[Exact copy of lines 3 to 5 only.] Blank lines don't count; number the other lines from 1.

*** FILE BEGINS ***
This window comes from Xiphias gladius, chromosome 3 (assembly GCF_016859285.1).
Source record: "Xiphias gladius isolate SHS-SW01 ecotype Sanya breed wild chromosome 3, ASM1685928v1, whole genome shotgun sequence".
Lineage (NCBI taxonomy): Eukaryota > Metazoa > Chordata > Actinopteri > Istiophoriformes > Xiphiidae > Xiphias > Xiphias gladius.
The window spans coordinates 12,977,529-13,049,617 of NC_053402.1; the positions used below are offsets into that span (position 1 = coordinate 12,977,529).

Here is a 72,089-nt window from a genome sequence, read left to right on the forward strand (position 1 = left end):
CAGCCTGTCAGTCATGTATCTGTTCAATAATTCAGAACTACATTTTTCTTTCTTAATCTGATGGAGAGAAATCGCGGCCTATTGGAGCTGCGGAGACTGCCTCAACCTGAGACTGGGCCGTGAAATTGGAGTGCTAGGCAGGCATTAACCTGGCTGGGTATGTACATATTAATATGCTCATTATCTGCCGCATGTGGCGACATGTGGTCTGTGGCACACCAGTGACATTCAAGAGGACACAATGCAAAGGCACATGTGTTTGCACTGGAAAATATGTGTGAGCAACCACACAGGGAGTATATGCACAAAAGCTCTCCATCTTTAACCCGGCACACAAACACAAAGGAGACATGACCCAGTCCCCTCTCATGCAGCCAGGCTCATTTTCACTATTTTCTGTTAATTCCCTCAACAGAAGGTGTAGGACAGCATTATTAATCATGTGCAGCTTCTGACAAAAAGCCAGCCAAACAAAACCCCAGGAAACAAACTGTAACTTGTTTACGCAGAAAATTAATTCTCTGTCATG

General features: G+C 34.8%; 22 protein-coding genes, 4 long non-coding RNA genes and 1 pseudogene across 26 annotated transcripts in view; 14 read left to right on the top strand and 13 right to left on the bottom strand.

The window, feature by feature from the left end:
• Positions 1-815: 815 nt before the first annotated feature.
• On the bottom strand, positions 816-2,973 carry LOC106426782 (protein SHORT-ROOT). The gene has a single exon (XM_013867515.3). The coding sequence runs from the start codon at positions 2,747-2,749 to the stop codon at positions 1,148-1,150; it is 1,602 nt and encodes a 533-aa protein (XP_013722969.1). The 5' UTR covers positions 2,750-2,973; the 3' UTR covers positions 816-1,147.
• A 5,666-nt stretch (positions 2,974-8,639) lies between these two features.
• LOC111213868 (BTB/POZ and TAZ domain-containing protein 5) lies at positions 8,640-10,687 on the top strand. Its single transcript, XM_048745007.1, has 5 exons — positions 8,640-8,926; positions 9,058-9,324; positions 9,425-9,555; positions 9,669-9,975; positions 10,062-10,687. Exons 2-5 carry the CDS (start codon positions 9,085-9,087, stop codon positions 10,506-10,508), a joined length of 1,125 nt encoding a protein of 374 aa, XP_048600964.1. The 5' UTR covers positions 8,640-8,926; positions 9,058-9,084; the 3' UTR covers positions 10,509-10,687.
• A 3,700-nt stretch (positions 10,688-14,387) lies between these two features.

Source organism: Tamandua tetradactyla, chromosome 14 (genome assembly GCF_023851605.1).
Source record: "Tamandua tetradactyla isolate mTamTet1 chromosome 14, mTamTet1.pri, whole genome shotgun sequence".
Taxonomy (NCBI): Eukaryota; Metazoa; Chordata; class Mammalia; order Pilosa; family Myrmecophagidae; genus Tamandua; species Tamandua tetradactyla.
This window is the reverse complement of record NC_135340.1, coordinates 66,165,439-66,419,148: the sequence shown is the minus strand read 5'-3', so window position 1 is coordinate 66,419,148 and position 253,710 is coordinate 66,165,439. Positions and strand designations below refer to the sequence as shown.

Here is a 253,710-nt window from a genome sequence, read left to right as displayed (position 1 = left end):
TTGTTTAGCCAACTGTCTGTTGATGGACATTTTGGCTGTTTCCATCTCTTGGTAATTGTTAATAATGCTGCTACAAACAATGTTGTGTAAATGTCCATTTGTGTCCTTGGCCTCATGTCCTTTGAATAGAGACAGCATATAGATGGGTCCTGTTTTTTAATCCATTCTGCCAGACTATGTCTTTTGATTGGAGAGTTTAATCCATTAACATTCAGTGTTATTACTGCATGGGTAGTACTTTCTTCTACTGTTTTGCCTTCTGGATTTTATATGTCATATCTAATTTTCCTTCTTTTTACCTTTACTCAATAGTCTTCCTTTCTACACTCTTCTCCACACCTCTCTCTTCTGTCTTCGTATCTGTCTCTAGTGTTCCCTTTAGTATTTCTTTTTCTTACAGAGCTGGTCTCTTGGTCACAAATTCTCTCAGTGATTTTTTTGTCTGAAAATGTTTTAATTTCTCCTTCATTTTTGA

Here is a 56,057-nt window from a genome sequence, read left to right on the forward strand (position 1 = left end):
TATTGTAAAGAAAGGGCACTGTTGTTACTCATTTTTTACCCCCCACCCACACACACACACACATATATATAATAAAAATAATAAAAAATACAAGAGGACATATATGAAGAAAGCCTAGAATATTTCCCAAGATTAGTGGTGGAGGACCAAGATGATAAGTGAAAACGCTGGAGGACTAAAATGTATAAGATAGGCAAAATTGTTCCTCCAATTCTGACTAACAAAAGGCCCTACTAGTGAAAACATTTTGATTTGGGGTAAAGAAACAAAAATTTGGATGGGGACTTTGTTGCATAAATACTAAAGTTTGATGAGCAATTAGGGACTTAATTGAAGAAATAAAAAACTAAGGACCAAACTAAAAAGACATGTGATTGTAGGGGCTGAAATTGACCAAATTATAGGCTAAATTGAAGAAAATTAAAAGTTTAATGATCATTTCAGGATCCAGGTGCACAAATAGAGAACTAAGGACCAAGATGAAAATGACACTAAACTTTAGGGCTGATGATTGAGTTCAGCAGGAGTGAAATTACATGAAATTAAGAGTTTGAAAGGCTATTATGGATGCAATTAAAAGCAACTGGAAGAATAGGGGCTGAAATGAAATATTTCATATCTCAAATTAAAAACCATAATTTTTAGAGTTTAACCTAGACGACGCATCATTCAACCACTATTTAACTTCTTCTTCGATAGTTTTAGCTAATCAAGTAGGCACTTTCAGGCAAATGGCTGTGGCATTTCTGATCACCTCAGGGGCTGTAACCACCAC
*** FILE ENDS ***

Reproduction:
Lineage (NCBI taxonomy): Eukaryota > Metazoa > Chordata > Actinopteri > Istiophoriformes > Xiphiidae > Xiphias > Xiphias gladius.
The window spans coordinates 12,977,529-13,049,617 of NC_053402.1; the positions used below are offsets into that span (position 1 = coordinate 12,977,529).

Here is a 72,089-nt window from a genome sequence, read left to right on the forward strand (position 1 = left end):